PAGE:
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Interim Chief Claudio Grandjean says detectives, traffic officers most strained

PMG FILE PHOTO - Interim Chief Claudio GrandjeanWhen Gresham Interim Police Chief Claudio Grandjean first joined the department in 1987, the city had three dedicated traffic officers on patrol.

Four decades later, Gresham fields four traffic officers despite the population of the city more than doubling.

"Our department hasn't been able to keep up," Grandjean said.

With a tight budget and under-staffed department, Grandjean spoke before Gresham City Council Tuesday morning, July 13, about public safety concerns and how city leaders can help. The conversation was framed around newly hired Police Chief Travis Gullberg, who is expected to take the reins in August.

"The mood here is substantially better right now," Grandjean said of the Gullberg hire. "I have known Travis for many years and I am glad for that choice."

During the meeting, council praised Grandjean for serving as interim chief.

"Chief Grandjean, thank you so much for stepping in at a critical junction in our community," said Mayor Travis Stovall. "Thank you for your great, and continued, leadership."

Gullberg will be taking over a department that is feeling the crunch with a tight budget and the staffing shortages plaguing law enforcement agencies across the country. In Gresham, the two areas hit hardest have been traffic patrols and detectives, who have been overworked with so many major crimes occurring within a short timeframe.

Gresham's traffic response is complaint/data driven. When residents reach out to the city about unsafe drivers, officers focus patrols in that area. They also use accident reports on a map to see where there are unsafe roadways in the city that need a police presence.

Compared to other municipalities in the region, Gresham stacks up poorly with only four traffic officers. Hillsboro fields eight traffic officers, while Beaverton has 21. While not all the data, and causes, have been investigated, it appears having more traffic officers limits accidents. In 2020, Beaverton only had 11 fatal or serious accidents, compared to Gresham's 21.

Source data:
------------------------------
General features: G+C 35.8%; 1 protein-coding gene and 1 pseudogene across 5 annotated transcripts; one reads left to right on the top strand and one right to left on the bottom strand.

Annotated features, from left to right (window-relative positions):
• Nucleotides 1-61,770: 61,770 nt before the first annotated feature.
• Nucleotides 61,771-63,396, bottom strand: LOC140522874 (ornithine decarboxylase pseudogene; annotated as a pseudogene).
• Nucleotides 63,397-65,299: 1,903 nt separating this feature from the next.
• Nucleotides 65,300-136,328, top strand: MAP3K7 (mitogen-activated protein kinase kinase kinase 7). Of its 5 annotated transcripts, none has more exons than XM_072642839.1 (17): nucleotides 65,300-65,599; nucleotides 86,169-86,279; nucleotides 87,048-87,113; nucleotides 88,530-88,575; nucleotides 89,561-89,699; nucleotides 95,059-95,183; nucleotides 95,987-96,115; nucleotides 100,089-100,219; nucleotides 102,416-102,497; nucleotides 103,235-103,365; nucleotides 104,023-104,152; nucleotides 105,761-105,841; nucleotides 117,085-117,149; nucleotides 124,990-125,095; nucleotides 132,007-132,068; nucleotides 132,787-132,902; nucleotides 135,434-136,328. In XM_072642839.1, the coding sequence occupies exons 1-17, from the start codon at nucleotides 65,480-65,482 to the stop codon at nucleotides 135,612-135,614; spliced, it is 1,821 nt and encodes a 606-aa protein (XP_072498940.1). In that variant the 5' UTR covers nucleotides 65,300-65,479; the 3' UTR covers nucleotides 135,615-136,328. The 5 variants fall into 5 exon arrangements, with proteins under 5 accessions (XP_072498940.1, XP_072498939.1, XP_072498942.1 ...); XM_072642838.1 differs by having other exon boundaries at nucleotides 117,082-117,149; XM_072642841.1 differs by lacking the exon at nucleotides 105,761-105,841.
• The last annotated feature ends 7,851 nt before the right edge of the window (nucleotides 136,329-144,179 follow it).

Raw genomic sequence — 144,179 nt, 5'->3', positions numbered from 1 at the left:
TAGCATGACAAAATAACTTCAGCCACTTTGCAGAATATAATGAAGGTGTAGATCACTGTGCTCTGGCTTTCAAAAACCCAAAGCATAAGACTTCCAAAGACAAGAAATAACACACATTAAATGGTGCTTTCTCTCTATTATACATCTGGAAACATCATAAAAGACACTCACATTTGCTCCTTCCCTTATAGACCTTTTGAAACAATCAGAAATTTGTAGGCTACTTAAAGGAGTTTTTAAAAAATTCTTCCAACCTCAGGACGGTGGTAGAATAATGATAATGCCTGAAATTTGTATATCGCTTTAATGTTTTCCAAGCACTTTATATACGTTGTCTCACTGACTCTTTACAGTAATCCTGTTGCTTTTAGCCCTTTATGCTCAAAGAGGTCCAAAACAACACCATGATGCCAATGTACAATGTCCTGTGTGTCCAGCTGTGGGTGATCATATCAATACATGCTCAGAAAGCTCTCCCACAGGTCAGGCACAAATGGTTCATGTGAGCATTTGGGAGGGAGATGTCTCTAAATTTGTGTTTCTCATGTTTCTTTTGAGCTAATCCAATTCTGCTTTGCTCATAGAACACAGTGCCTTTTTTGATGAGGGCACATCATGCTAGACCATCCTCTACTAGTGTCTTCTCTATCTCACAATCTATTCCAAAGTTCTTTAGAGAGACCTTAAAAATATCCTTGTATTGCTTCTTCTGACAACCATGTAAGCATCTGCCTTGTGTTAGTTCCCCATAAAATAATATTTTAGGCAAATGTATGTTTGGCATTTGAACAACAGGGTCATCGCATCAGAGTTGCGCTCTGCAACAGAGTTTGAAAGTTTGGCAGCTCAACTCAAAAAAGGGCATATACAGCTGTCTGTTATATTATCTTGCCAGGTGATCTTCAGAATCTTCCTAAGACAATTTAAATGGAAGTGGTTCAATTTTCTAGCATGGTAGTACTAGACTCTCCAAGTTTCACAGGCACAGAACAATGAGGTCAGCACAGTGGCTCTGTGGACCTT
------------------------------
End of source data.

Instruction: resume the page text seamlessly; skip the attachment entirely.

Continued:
"I can tell you Beaverton writes a whole lot of tickets," Grandjean said.

Some of that comparison is unfair as Beaverton has a municipal court to fund some of those positions.

During the meeting, council spoke about concerns residents have. They have heard about an increase in street racing, loud mufflers that sound like gunfire, running red lights, especially at intersections along Southeast Division Street, and the thefts of cars and catalytic converters.

Council also spoke about the growing number of shootings and violence in the city.

"We wanted to address this (during the meeting) because there have been concerns about what is going on," said Deputy City Manager Corey Falls.

Shootings have more than doubled in Gresham this year as compared to 2020 — which was, in itself, an unusually violent year. As of the end of May, Gresham has recorded 74 shootings, compared to 29 shootings through the same time period last year. That has included two incidents that meet the national standard for "mass shootings."

One of the problems Gresham police face is how quickly the shootings have occurred, meaning detectives are working several complicated cases at once and being stretched thin.

"Even though our overall call load has gone down, major crimes has not," Grandjean said.

Those crimes take longer to sift through as well, especially with the bevy of data that is available. Detectives now have dozens of social media posts, body camera footage, security cameras from businesses and other resources. That information is helpful in solving cases, but adds to the workload.

Gresham officers are also dealing with more crimes locally. The regional Child Abuse Team was dissolved during the pandemic, so now the Gresham department investigates abuse and all referrals from the Oregon Department of Human Services.

All of this means detectives are usually unavailable when other crimes become complicated and require follow up.

"It's one thing to catch somebody doing a crime, but it is another to follow up and find someone," Grandjean said. "Right now we aren't doing a lot on property crimes at a detective level."

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